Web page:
Thu, 09/17/2020 – 13:27
The US economy is completing the sixth month of the Pandemic. So how is the recovery going, as seen by the near-real-time indicators that have sprung up as a result of the Pandemic? The raw unadjusted data of these indicators compare daily or weekly data this year to how it was just before the Pandemic, or how it was at the same time last year.
There is some roughness in this data. For example, this year, Labor Day fell on September 7; last year, it fell on September 2 (prior week). So there are some wild fluctuations as Labor Day data gets compared to non-Labor Day data. Independence Day was similar. But that’s raw data.
Restaurants, “seated diners”: -49%
Online reservation service OpenTable provides daily data on “seated diners” – how many people actually sit down in restaurants to eat and drink compared to the same weekday in the same week last year – including walk-ins and those who made reservations online or by calling. This data is based on thousands of restaurants in the US that share that information with OpenTable. I used a 7-day moving average to smoothen out the day-to-day fluctuation. The date-mismatch of Labor Day caused the spike in the chart below. Currently, after six months of Pandemic, “seated diners” are still down 49% through September 14, from where they’d been last year at this time:
In the chart above, that plunge to -100% (meaning zero seated diners) occurred during the lockdown when sit-down restaurants were closed. Then the recovery took off in its uneven manner, including some backtracking after Independence Day.
According to OpenTable data, about 70% of the restaurants that took reservations before the pandemic are now taking reservations again, up from zero percent in April, and there has not been any improvement over the past three weeks, and not a lot of improvement since early July (chart via OpenTable):
Airlines, Airports, & Related Businesses: -68%.
The air passenger count entering the security zones of US airports is still down over 68% (-69.7% on September 14), according to TSA airport screenings. Airport operations, restaurants and shops at airports, airport rental cars, and the rest of the airport ecosystem are on a similar trajectory. Beyond the date-mismatch around Labor Day, demand has improved only slightly since early July:
Going to the Office: -74.4%.
This is a measure of the shift to work-from-home mixed with employment reductions of office workers, and sheds light on what all the businesses face that cater to office workers, such as cafes, restaurants, shops, barbershops, hair saloon, and the like. And it sheds light on what the office segment of commercial real estate is facing.
The data from Kastle Systems, provider of access systems for 3,600 buildings and 41,000 businesses in 47 states, represents a large sample of how many people are entering offices each day. Its “10 City Average” of office occupancy is currently at 24.6% of the pre-Pandemic level in early March, and has not significantly improved in over the past few months, meaning it’s still down by 75.4% (the available average data only goes back to June):
The weekly “Back to Work Barometer” by Kastle shows each of the 10 metros separately: At the high end, the Dallas metro (38.3% of pre-Pandemic) and the Los Angeles metro (32.4% of pre-Pandemic); at the low end, the San Francisco metro (13.7% of pre-Pandemic) and the New York metro (13.8% of pre-Pandemic), meaning that office occupancy in those 10 metros is still down between 61.7% (Dallas) and 86.3% (San Francisco). I added the black horizontal line, reflecting the current value of the top-10-city average (click on chart to enlarge):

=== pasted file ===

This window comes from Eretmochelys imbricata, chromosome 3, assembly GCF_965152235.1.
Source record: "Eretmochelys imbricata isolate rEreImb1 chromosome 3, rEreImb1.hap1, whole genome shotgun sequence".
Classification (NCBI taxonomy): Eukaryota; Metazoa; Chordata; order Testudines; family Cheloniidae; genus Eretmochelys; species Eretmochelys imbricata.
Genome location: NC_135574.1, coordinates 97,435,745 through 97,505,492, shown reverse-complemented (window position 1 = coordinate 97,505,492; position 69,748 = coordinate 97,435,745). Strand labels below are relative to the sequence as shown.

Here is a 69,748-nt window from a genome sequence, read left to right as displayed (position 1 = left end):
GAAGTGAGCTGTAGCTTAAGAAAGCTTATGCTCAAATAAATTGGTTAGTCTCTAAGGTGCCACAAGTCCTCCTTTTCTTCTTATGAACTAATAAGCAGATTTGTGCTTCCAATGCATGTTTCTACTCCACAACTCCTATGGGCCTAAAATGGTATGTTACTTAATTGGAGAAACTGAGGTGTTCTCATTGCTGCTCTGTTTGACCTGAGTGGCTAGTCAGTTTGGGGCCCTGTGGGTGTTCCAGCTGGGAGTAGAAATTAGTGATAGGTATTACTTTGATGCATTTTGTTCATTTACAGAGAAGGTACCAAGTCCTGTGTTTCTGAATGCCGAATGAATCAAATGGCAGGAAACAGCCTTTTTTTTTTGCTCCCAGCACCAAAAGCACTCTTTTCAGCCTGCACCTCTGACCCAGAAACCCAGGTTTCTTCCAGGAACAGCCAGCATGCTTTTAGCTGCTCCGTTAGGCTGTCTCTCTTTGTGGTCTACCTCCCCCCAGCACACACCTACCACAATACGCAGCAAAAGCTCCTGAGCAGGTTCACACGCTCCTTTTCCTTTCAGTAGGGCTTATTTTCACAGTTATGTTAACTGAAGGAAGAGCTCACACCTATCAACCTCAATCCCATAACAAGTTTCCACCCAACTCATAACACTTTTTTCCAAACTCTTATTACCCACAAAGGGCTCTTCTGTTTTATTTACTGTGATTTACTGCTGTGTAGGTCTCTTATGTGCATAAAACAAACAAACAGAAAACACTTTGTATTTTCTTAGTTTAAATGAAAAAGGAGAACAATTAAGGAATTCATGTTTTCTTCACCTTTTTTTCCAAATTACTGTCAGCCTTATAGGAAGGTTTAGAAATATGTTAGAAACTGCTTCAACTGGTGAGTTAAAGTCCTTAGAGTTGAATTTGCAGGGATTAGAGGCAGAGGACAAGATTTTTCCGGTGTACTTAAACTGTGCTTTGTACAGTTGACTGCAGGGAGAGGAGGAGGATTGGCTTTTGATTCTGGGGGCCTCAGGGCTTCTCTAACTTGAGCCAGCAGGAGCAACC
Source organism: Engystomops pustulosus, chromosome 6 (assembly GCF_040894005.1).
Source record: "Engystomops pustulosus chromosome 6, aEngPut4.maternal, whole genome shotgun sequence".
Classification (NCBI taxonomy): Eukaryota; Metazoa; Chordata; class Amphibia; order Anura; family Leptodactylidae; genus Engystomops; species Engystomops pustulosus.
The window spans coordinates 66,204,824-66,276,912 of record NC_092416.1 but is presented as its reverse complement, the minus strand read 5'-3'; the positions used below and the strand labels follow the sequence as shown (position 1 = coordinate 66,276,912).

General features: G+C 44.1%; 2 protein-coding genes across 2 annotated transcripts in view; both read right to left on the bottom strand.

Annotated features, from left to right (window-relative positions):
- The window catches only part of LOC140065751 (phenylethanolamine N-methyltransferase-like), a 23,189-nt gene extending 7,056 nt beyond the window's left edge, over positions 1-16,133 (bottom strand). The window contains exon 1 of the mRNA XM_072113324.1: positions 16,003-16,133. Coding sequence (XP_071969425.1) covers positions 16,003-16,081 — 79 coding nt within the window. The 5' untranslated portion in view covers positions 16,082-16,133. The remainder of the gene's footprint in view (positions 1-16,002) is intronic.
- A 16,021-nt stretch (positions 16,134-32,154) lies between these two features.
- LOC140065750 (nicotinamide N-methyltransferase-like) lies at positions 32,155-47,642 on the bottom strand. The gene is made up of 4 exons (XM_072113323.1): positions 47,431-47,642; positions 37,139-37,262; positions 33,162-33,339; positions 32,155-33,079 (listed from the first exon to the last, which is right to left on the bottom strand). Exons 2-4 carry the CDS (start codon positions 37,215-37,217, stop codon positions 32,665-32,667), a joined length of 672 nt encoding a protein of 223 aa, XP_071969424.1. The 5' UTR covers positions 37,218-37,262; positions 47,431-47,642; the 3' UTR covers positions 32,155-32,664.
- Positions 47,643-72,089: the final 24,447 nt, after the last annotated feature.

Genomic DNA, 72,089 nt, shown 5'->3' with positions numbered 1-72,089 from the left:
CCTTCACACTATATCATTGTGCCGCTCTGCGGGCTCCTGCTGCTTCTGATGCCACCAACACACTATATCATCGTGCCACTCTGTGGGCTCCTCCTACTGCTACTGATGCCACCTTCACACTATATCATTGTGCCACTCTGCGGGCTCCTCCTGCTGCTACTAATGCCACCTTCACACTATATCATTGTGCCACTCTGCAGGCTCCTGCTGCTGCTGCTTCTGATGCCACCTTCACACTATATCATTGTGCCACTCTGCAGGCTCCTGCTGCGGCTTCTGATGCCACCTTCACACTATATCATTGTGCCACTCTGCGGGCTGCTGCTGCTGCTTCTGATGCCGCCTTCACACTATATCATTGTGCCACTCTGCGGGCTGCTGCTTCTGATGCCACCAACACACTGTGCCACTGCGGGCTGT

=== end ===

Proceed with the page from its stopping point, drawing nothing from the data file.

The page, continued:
To get a feel for what San Francisco’s office situation looks like visually, here are the haunting photos I took during the morning rush hour of the spookily empty Financial District.
Consumer and worker visits to “Places of Commerce.”
How many people are going to stores, malls, restaurants, hotels, movie theaters, airports, hospitals, other places of commerce, and other points of interest, and to work locations? The AEI’s weekly Foot Traffic Index for 40 metro areas tracks this based on cellphone GPS data from Safegraph.com.
Each line, representing one of the 40 metros, compares foot traffic in the current week to where visits were in the week ended January 15. A value of 100% would mean foot traffic is back to the January “old normal.”
The top bold redlines are Kansas City, Jacksonville, Riverside-San Bernardino, Seattle, Los Angeles, San Francisco, in that order, with Kansas City being the red line at the top (77%) and San Francisco being the green line at the bottom (45%). This means visits to places of commerce in Kansas City are 77% of where they were in the week ended January 15; and in San Francisco, visits are 45% of where they were (click on the chart to enlarge it):
These near-real-time measures don’t track the entire economy, such as manufacturing, oil-and-gas drilling, financial services, insurance, and many other aspects. But the data show that certain physical aspects of the economy – where people are physically going to do business in some manner – are still very far from the “old normal.”
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Author: Tyler Durden